0
$\begingroup$

In any living organism there exists are space between cells filled with interstitial fluid. Loss of this fluid into abnormal areas (3rd spacing) can cause relative to severe hypo-volemia. The fluid holds the cells in place and acts as a buffer.

Picture a bowl full of clear glass marbles. Fill it with clear liquid. Slowly drain the fluid out. The marbles cannot contort to fill in the gaps. If the system were closed and the water pumped out, a tremendous, Incompressible, vacuum would occur.

Living cells, on the other hand, CAN disfigure. Of course, this causes, depending upon the amount if distortion, cellular function disruption. In the case if someone losing interstitial fluid as a result if external trauma, the O2 sat levels will fall, leading to an initial decrease in the level of consciousness. Unabated loss will end in death.

What if the obvious space between molecules? Cells are, after all, just that. Living carbon-based masses of molecules. Remove the carbon, glucagon, and you have no life.

I submit that there must exist a 0 pressure 'dead-space' between molecules. Arguments?

$\endgroup$
  • $\begingroup$ My guess was that it should be some kind of water solution, this is what I found: Interstitial fluid. $\endgroup$ – Natanael Jan 6 '14 at 8:33
2
$\begingroup$

Yes and no. "Pressure" is a macroscopic, emergent phenomenon: it arises through the large-number statistically averaging of the interactions between a macroscopic body and the particles of any fluid around it: the averaging gives rise to a seemingly constant force per unit area, which when examined microscopically comprises many, nonsteady, dynamic collisions. When you get down to talking about space between molecules, "pressure" is not really meaningful.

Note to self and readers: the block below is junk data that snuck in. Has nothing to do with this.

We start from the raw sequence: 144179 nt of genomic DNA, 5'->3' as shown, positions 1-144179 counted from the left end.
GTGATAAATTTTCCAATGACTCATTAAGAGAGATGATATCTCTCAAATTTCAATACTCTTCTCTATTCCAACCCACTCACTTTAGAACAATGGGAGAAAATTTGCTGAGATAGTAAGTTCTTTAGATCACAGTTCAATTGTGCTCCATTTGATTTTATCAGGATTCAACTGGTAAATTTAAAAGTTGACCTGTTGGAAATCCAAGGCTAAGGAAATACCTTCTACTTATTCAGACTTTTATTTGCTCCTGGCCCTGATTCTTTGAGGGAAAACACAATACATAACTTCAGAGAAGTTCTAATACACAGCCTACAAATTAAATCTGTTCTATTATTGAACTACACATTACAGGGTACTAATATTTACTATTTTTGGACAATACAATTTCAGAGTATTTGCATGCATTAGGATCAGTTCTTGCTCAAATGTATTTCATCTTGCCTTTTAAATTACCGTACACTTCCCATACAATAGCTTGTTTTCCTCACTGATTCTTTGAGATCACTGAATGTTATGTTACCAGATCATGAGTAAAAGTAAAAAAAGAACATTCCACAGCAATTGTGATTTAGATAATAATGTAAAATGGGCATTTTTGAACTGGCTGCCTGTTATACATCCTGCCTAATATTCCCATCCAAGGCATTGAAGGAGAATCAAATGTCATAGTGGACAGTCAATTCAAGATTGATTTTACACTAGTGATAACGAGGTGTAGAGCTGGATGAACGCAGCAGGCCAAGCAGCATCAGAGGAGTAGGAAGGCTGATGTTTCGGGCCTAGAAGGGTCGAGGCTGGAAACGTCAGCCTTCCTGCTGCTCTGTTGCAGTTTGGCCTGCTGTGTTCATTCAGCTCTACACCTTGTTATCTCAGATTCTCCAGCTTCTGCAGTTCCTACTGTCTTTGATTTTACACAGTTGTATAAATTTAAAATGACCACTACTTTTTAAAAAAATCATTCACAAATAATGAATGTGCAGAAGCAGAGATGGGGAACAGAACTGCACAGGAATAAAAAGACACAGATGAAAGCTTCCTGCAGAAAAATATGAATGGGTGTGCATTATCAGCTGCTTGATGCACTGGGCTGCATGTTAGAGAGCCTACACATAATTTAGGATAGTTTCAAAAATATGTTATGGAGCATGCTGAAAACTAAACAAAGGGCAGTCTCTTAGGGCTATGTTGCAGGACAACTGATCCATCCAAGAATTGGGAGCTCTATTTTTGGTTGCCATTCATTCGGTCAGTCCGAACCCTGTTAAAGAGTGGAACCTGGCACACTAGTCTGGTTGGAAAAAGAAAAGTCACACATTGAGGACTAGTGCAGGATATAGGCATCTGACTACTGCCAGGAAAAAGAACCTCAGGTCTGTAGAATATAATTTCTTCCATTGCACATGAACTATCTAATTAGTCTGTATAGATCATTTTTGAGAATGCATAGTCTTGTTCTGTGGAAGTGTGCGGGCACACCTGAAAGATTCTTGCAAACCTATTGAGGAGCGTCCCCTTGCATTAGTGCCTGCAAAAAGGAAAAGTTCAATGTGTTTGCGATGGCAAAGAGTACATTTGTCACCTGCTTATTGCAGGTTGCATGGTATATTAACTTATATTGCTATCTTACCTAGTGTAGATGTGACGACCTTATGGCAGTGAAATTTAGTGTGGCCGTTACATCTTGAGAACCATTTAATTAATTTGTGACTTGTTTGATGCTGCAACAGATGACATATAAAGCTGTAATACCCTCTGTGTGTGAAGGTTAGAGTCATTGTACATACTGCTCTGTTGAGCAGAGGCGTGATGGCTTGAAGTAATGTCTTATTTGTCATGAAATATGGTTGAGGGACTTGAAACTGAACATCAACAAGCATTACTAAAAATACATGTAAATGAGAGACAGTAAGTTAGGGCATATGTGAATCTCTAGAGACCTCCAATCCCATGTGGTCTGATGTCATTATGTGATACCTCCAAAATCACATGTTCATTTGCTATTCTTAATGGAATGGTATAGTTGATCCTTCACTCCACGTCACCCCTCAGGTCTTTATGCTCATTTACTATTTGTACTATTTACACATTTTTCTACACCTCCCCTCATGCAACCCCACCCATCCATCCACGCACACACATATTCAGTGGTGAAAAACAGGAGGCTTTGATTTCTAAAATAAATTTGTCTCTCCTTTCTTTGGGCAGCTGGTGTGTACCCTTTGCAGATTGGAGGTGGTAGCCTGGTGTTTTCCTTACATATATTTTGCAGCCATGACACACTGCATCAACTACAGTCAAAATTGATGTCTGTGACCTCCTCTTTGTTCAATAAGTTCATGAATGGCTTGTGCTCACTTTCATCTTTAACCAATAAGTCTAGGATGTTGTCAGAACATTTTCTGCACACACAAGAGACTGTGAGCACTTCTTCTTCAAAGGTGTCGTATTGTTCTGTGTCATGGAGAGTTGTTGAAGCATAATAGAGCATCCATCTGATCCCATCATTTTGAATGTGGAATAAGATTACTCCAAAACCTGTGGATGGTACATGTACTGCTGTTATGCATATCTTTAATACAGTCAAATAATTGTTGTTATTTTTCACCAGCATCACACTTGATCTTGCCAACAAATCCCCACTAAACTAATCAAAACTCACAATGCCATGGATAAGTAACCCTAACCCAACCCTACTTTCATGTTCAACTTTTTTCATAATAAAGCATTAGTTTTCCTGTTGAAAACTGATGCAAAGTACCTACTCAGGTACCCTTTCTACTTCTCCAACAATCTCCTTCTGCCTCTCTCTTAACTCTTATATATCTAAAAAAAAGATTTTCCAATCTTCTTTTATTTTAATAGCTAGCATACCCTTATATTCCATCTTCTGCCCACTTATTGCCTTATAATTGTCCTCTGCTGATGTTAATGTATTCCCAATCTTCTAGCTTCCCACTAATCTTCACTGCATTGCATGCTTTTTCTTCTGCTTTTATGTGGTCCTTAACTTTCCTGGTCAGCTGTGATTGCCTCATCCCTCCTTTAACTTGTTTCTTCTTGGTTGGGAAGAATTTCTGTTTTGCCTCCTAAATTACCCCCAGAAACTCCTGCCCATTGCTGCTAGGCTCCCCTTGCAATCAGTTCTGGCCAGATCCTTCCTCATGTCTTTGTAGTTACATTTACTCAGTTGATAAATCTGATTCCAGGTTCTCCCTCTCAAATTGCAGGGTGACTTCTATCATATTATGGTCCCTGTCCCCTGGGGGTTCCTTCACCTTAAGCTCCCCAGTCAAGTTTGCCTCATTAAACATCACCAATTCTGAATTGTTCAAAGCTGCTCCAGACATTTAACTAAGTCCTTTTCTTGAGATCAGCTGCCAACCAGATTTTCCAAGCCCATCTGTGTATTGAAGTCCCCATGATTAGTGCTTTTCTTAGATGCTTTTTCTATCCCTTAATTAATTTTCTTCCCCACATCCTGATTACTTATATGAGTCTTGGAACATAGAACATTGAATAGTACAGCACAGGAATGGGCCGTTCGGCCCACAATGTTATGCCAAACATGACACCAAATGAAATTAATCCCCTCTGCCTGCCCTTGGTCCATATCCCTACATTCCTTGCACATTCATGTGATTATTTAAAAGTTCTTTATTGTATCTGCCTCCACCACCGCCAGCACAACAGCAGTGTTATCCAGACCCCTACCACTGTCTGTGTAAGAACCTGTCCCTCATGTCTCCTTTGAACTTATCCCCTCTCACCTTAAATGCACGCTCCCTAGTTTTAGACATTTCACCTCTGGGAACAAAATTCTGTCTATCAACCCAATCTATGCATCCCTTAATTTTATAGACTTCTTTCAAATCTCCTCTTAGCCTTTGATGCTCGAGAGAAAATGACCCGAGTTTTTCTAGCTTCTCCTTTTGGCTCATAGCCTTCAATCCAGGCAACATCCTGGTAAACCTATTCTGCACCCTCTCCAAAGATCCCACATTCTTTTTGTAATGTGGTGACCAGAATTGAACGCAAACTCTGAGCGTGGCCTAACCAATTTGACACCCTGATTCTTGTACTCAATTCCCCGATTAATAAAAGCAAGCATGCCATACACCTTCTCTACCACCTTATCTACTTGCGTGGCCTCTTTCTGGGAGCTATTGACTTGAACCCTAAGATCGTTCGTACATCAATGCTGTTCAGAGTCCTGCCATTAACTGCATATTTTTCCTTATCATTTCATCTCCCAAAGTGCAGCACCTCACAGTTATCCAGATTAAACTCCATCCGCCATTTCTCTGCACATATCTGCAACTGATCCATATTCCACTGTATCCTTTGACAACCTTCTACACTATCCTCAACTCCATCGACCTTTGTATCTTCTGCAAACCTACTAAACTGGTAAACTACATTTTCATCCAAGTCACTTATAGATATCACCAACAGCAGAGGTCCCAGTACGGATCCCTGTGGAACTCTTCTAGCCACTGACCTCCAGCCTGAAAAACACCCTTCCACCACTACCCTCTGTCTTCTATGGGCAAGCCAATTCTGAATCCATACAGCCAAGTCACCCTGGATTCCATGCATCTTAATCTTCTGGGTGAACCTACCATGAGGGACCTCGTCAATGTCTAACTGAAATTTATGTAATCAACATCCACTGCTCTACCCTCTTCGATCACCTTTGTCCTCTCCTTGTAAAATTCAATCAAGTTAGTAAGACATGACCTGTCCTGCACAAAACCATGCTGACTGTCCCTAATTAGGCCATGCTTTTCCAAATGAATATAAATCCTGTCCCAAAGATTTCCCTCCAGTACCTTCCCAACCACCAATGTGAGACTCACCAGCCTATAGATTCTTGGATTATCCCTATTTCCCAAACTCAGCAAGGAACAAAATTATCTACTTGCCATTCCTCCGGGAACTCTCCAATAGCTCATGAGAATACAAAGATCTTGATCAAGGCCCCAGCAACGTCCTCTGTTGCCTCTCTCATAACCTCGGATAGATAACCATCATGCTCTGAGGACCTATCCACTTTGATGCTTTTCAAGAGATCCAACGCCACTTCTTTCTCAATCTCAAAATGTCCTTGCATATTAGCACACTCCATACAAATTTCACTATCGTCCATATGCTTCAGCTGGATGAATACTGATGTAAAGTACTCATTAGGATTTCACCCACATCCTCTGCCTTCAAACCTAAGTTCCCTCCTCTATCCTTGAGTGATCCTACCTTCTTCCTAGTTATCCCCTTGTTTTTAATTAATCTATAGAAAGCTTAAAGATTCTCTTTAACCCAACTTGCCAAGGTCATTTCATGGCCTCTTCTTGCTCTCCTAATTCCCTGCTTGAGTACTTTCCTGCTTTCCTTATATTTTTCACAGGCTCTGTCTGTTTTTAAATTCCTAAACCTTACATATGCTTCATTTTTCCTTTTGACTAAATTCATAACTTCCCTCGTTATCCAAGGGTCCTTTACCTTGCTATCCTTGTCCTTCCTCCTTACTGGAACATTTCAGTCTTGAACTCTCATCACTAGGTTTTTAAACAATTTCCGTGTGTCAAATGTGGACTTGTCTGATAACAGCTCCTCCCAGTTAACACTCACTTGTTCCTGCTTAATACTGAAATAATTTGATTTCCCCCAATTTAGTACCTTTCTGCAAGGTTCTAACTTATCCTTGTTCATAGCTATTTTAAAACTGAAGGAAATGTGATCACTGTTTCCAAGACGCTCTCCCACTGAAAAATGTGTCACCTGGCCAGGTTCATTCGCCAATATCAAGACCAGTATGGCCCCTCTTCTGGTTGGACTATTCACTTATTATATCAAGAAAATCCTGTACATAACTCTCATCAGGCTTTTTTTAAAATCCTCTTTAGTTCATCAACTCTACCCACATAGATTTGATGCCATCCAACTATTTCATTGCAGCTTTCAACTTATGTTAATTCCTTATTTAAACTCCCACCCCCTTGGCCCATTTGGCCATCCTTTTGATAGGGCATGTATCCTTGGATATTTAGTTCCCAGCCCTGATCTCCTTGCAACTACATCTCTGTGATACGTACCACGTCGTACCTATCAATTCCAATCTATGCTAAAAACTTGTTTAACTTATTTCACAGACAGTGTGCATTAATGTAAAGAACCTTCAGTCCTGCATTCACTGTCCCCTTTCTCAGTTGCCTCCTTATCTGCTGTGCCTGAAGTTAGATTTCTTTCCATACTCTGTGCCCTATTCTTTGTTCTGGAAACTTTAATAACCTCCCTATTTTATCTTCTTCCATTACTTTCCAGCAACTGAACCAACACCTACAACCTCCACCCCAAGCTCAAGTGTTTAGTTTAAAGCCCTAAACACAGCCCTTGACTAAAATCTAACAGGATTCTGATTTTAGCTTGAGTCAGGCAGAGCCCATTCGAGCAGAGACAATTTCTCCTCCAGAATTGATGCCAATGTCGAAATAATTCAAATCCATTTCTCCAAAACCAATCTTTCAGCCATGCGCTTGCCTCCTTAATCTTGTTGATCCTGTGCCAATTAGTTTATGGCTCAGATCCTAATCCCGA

Also, the idea of "dead space" is a little misleading. "Empty space" or "Dead space" is nothing more than what you have when the ground state (vacuum state) prevails for all the (handful of) quantum fields making up the World. There is no such thing as a "void", aside from in the sense of my first sentence. This handful of quantum fields is what modern physics takes to be reality there is nothing else besides them. "Particles" and "molecules" are made up raised, non-vacuum states of the quantum fields. To get a basic idea of this, see the Wikipedia page on Quantization of the Electromagnetic Field: the "particles" (photons in this case) are the discrete energy packet "communications" between the quantized EM field and the other quantized fields (I like to think of particles as being more like data packets on the internet than billiard balls). We represent the quantum EM field as a set of quantum harmonic oscillators, one for each plane wave mode of Maxwell's equations. Through the Fourier transform, we can equally well think of this set as a set of QHO's, one for each point in space. Space is "empty" at the points whose QHOs are in their ground state for all the quantum fields. Empty space is made of ground state QHOs.

| cite | improve this answer | |
$\endgroup$

Your Answer

By clicking “Post Your Answer”, you agree to our terms of service, privacy policy and cookie policy

Not the answer you're looking for? Browse other questions tagged or ask your own question.